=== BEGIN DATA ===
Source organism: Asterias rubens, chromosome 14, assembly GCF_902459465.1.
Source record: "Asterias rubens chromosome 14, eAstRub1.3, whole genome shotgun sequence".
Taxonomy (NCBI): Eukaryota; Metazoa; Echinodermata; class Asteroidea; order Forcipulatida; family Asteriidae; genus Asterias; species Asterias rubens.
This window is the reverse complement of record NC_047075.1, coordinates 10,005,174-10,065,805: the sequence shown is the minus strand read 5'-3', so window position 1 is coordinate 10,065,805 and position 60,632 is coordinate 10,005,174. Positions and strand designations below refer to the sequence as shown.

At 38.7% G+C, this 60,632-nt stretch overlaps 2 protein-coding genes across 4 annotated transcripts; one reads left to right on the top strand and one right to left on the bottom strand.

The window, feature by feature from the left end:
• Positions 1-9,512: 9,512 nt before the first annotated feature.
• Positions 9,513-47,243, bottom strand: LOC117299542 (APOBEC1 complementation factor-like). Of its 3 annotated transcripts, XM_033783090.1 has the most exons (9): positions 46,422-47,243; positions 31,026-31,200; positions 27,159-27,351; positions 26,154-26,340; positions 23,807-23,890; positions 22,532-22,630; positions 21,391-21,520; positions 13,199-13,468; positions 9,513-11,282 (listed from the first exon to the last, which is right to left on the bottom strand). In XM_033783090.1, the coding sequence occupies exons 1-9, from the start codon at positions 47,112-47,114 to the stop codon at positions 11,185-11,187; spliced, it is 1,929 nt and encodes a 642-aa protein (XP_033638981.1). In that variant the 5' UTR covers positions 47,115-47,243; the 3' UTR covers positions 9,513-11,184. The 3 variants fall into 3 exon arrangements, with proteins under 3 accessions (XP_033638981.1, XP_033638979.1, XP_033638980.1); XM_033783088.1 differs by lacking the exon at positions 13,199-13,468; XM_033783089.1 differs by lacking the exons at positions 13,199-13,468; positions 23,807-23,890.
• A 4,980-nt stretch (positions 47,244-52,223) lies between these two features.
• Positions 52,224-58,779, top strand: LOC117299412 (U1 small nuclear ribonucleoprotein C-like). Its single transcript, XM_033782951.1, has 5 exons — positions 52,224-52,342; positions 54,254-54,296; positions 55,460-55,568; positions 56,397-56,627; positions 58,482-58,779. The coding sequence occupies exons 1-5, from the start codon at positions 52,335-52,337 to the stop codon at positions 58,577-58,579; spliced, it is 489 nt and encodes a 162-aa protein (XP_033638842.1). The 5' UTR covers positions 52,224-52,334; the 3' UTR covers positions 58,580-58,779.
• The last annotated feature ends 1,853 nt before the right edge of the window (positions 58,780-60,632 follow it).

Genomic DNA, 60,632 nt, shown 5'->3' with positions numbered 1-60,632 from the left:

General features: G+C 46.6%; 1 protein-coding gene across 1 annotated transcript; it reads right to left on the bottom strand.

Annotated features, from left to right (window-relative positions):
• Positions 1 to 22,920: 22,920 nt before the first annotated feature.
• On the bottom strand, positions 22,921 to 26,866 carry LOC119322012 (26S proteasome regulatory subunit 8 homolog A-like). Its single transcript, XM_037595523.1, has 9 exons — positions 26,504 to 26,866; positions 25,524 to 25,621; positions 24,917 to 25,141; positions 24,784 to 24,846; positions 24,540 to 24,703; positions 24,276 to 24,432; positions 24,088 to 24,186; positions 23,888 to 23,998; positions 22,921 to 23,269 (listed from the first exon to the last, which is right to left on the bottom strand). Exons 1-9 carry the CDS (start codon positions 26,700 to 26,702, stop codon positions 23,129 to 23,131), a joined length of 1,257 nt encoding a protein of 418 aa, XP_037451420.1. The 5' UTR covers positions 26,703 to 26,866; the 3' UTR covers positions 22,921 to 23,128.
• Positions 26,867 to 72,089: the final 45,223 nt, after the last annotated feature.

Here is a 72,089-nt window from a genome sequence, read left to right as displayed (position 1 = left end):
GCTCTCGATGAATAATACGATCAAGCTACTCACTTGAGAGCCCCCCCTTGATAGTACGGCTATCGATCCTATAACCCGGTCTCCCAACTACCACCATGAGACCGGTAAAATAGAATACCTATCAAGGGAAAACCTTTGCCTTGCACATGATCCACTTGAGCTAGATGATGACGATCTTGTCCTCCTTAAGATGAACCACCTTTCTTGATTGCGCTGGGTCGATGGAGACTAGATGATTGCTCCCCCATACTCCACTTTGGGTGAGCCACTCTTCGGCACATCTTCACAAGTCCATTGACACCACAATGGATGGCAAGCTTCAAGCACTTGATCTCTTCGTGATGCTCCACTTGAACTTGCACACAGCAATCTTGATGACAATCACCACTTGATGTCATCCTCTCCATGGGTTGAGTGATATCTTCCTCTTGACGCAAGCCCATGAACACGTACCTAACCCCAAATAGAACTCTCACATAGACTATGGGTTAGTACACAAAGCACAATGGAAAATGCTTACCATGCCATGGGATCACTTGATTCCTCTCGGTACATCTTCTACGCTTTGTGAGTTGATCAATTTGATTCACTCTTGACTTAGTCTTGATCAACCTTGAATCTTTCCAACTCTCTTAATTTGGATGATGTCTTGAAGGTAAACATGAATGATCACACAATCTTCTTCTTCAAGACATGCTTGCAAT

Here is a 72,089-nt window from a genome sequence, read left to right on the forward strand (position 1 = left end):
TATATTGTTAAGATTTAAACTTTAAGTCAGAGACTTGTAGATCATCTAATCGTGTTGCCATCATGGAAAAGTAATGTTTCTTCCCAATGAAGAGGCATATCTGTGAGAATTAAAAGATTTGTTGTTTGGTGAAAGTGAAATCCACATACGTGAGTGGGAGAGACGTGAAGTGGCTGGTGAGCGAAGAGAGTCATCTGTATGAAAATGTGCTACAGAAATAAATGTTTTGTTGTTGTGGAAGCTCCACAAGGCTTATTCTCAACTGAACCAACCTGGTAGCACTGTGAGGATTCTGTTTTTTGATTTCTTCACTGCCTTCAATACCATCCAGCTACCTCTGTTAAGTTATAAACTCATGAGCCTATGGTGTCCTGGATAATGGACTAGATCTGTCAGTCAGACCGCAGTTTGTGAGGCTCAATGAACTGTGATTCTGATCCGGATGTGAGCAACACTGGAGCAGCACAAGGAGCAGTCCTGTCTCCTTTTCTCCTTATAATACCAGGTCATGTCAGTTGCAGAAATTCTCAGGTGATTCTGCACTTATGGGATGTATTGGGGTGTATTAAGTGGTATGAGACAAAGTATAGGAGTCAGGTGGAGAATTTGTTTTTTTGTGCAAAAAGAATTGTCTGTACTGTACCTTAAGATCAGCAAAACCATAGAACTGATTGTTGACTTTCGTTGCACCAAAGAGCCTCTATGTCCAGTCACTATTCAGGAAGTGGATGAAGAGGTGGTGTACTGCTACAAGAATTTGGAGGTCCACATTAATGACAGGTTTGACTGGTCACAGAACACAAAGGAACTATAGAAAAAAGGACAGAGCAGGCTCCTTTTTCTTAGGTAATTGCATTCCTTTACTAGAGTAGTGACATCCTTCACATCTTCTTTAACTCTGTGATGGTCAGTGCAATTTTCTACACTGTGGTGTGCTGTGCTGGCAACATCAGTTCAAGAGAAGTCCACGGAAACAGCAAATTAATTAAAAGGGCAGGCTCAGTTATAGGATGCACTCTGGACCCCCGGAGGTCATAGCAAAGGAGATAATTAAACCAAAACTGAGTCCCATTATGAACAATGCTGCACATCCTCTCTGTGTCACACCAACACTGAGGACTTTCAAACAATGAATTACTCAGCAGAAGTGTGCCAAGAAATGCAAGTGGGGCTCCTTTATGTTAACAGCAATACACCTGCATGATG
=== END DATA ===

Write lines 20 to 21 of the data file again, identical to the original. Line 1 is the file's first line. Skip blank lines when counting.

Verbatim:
Here is a 72,089-nt window from a genome sequence, read left to right on the forward strand (position 1 = left end):
TATATTGTTAAGATTTAAACTTTAAGTCAGAGACTTGTAGATCATCTAATCGTGTTGCCATCATGGAAAAGTAATGTTTCTTCCCAATGAAGAGGCATATCTGTGAGAATTAAAAGATTTGTTGTTTGGTGAAAGTGAAATCCACATACGTGAGTGGGAGAGACGTGAAGTGGCTGGTGAGCGAAGAGAGTCATCTGTATGAAAATGTGCTACAGAAATAAATGTTTTGTTGTTGTGGAAGCTCCACAAGGCTTATTCTCAACTGAACCAACCTGGTAGCACTGTGAGGATTCTGTTTTTTGATTTCTTCACTGCCTTCAATACCATCCAGCTACCTCTGTTAAGTTATAAACTCATGAGCCTATGGTGTCCTGGATAATGGACTAGATCTGTCAGTCAGACCGCAGTTTGTGAGGCTCAATGAACTGTGATTCTGATCCGGATGTGAGCAACACTGGAGCAGCACAAGGAGCAGTCCTGTCTCCTTTTCTCCTTATAATACCAGGTCATGTCAGTTGCAGAAATTCTCAGGTGATTCTGCACTTATGGGATGTATTGGGGTGTATTAAGTGGTATGAGACAAAGTATAGGAGTCAGGTGGAGAATTTGTTTTTTTGTGCAAAAAGAATTGTCTGTACTGTACCTTAAGATCAGCAAAACCATAGAACTGATTGTTGACTTTCGTTGCACCAAAGAGCCTCTATGTCCAGTCACTATTCAGGAAGTGGATGAAGAGGTGGTGTACTGCTACAAGAATTTGGAGGTCCACATTAATGACAGGTTTGACTGGTCACAGAACACAAAGGAACTATAGAAAAAAGGACAGAGCAGGCTCCTTTTTCTTAGGTAATTGCATTCCTTTACTAGAGTAGTGACATCCTTCACATCTTCTTTAACTCTGTGATGGTCAGTGCAATTTTCTACACTGTGGTGTGCTGTGCTGGCAACATCAGTTCAAGAGAAGTCCACGGAAACAGCAAATTAATTAAAAGGGCAGGCTCAGTTATAGGATGCACTCTGGACCCCCGGAGGTCATAGCAAAGGAGATAATTAAACCAAAACTGAGTCCCATTATGAACAATGCTGCACATCCTCTCTGTGTCACACCAACACTGAGGACTTTCAAACAATGAATTACTCAGCAGAAGTGTGCCAAGAAATGCAAGTGGGGCTCCTTTATGTTAACAGCAATACACCTGCATGATG